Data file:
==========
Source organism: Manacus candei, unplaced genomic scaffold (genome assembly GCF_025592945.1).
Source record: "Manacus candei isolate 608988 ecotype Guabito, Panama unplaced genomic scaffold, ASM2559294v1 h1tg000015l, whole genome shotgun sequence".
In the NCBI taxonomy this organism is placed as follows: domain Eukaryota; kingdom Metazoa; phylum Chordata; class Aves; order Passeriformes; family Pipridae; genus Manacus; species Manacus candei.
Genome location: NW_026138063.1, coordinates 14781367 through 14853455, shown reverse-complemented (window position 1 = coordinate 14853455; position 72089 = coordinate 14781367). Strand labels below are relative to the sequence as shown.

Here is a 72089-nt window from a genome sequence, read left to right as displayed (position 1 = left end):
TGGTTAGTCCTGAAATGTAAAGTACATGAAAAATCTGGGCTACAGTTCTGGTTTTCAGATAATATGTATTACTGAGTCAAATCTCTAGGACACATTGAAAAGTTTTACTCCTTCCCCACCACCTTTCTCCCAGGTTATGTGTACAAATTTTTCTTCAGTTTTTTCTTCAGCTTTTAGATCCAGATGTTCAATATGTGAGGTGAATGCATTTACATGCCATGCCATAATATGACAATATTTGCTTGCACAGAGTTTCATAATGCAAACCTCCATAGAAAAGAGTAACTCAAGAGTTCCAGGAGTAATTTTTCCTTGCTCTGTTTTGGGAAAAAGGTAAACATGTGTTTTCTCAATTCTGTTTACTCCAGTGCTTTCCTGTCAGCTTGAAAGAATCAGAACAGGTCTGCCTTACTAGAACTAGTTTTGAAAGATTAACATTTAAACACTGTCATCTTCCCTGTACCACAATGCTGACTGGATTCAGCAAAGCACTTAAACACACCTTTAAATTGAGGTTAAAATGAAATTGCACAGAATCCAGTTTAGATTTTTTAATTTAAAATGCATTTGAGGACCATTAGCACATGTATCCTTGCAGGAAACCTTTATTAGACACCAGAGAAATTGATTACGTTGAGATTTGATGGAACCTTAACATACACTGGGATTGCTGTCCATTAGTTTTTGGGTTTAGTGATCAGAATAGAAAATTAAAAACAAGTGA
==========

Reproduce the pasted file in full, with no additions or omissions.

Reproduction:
Source organism: Manacus candei, unplaced genomic scaffold (genome assembly GCF_025592945.1).
Source record: "Manacus candei isolate 608988 ecotype Guabito, Panama unplaced genomic scaffold, ASM2559294v1 h1tg000015l, whole genome shotgun sequence".
In the NCBI taxonomy this organism is placed as follows: domain Eukaryota; kingdom Metazoa; phylum Chordata; class Aves; order Passeriformes; family Pipridae; genus Manacus; species Manacus candei.
Genome location: NW_026138063.1, coordinates 14781367 through 14853455, shown reverse-complemented (window position 1 = coordinate 14853455; position 72089 = coordinate 14781367). Strand labels below are relative to the sequence as shown.

Here is a 72089-nt window from a genome sequence, read left to right as displayed (position 1 = left end):
TGGTTAGTCCTGAAATGTAAAGTACATGAAAAATCTGGGCTACAGTTCTGGTTTTCAGATAATATGTATTACTGAGTCAAATCTCTAGGACACATTGAAAAGTTTTACTCCTTCCCCACCACCTTTCTCCCAGGTTATGTGTACAAATTTTTCTTCAGTTTTTTCTTCAGCTTTTAGATCCAGATGTTCAATATGTGAGGTGAATGCATTTACATGCCATGCCATAATATGACAATATTTGCTTGCACAGAGTTTCATAATGCAAACCTCCATAGAAAAGAGTAACTCAAGAGTTCCAGGAGTAATTTTTCCTTGCTCTGTTTTGGGAAAAAGGTAAACATGTGTTTTCTCAATTCTGTTTACTCCAGTGCTTTCCTGTCAGCTTGAAAGAATCAGAACAGGTCTGCCTTACTAGAACTAGTTTTGAAAGATTAACATTTAAACACTGTCATCTTCCCTGTACCACAATGCTGACTGGATTCAGCAAAGCACTTAAACACACCTTTAAATTGAGGTTAAAATGAAATTGCACAGAATCCAGTTTAGATTTTTTAATTTAAAATGCATTTGAGGACCATTAGCACATGTATCCTTGCAGGAAACCTTTATTAGACACCAGAGAAATTGATTACGTTGAGATTTGATGGAACCTTAACATACACTGGGATTGCTGTCCATTAGTTTTTGGGTTTAGTGATCAGAATAGAAAATTAAAAACAAGTGA